Skin in the Game
When it comes to generating value, competent owners make all the difference
By Ashley Rabinovitch
Imagine a hot dog stand on a bustling city corner. The owner faces stiff competition from a handful of competing stands in a few-block radius. The long-term success of her business depends almost entirely on her ability to source the right amount of ingredients and fulfill orders quickly and courteously at the right price.
On the other end of the spectrum, consider a large corporation with thousands of employees. C-suite executives appear to run the show. When a company's fortunes rise and fall, the executives are the ones quoted in news releases. The company's actual owners become an afterthought in the public mind, a shadowy legal entity without any discernible impact on performance.
An overlooked part of the equation
In a recent research study, "Ownership Competence," published in Strategic Management Journal, Professor of Entrepreneurship and Corporate Innovation Peter Klein challenges the perceived disconnect between ownership and value creation with a brand-new term in strategic management literature: "ownership competence." Traditionally, strategic management researchers attribute value creation to managerial skill or competence.
"When we focus entirely on managers, we fail to recognize the strategic role of ownership in shaping access to resources," Klein said. "Owners and potential owners are not a homogeneous group. They have different ideas about how to create value, which will ultimately yield different outcomes."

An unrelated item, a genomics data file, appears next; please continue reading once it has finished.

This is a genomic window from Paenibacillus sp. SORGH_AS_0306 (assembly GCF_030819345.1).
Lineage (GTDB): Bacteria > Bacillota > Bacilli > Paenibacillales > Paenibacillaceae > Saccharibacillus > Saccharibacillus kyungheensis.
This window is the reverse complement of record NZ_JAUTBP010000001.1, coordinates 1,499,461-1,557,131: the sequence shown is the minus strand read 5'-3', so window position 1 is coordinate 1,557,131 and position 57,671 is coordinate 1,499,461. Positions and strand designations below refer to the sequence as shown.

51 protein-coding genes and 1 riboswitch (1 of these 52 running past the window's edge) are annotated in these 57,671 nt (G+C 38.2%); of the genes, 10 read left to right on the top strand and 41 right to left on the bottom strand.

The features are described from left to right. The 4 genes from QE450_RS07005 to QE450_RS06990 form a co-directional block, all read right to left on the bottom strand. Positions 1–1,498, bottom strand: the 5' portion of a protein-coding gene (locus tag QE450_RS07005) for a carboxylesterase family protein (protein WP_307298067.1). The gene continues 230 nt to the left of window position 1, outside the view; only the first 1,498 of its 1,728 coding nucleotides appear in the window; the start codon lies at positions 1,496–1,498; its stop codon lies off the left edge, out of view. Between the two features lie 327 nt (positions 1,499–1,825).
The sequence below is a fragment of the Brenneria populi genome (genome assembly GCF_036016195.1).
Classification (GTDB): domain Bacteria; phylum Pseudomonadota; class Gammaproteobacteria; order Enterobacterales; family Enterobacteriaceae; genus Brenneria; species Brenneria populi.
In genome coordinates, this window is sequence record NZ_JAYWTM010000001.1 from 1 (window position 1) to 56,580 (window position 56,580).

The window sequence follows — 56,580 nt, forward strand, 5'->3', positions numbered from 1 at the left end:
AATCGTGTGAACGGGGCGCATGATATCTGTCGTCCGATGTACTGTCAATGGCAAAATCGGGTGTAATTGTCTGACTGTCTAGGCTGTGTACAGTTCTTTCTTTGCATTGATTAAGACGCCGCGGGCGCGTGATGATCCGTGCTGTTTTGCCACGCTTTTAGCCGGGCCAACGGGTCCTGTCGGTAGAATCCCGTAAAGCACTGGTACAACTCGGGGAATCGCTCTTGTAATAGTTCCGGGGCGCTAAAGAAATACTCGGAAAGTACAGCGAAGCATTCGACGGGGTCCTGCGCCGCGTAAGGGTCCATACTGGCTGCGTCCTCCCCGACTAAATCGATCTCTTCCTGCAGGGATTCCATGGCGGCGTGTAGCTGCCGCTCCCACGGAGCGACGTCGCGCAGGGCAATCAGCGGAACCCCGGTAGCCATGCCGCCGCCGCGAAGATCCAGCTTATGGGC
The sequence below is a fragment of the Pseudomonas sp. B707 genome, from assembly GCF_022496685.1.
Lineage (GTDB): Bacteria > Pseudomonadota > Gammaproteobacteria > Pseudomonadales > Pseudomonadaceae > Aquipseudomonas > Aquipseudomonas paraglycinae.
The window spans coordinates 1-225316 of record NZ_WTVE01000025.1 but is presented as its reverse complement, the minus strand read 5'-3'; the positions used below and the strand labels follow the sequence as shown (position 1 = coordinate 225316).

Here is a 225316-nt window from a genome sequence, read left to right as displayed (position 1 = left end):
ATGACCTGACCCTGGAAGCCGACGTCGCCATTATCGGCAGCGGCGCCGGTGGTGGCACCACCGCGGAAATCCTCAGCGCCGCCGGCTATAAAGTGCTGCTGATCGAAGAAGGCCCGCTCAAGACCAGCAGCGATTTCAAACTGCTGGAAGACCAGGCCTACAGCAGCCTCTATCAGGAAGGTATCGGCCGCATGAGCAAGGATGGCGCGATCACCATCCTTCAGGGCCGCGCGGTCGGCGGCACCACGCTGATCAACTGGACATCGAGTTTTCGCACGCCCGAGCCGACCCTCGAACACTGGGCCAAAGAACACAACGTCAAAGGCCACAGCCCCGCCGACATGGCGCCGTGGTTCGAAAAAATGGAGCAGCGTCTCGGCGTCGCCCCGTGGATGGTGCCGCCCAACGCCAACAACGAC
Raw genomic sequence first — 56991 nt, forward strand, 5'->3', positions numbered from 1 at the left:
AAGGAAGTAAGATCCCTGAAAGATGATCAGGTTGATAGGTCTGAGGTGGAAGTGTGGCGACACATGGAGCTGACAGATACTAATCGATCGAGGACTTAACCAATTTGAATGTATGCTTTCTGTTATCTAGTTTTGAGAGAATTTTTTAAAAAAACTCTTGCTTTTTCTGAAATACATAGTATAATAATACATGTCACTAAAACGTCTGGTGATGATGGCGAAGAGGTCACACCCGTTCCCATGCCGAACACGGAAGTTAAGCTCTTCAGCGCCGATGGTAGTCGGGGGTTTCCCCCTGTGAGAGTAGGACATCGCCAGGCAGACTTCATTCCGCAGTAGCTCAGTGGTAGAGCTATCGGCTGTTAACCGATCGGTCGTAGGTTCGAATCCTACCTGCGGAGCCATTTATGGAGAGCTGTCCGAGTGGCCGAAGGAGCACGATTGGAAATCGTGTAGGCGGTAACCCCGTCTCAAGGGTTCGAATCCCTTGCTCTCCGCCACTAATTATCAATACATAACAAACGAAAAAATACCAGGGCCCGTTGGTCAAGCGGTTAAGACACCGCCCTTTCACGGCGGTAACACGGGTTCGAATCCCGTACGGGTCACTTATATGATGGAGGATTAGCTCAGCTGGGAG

As the W. W. Caruth Professor of Entrepreneurship and Chair of the Department of Entrepreneurship and Corporate Innovation, Klein can point to countless real-world examples of ownership competence—and incompetence—in action. There is a reason that some entrepreneurs have achieved meteoric success, while others fall by the wayside.
"People like Bill Gates turn out to be better at putting their resources at risk and taking bold action," Klein said. "To make a venture succeed, they have to have skin in the game. They have to put assets on the table in an environment of uncertainty."
Klein's study, entitled "Ownership Competence," breaks down the term into three primary facets: knowing what to own, how to own, and when to own. Ultimately, Klein argues, the influence of these types of ownership competence on value creation depends on several contextual factors:
- Ownership concentration—Companies with competent owners see a significant benefit in concentrated ownership compared to those with less competent owners.
- Life cycle of a business—Competence has a greater influence on value creation at the turbulent early stages of a business.
- Environmental uncertainty—In the face of high uncertainty, ownership competence plays a greater role in determining company success.
- Market efficiency—The more inefficient the market, the more ownership competence creates value.
In future research, Klein aims to develop metrics to gauge ownership competence and compare the relative importance of the three facets of ownership competence.
Real-world implications for the concept of ownership competence abound, especially in crises like the COVID-19 pandemic.
"With companies that produce vaccines and personal protective equipment, it is critically important to have high levels of ownership competence," Klein said.
Ownership competence allows companies to navigate uncertainty and provide the right products and services to address market demand.
In the classroom, Klein uses the concept of ownership competence to help prepare students for the realities of entrepreneurship.
"Many students come in with a romanticized vision of running a business," he said. "I am constantly driving home the point that an owner isn't just someone who handles the paperwork. Stewarding a business is a tremendous responsibility. It is only when the owner is equipped to take on that responsibility that a company really takes off."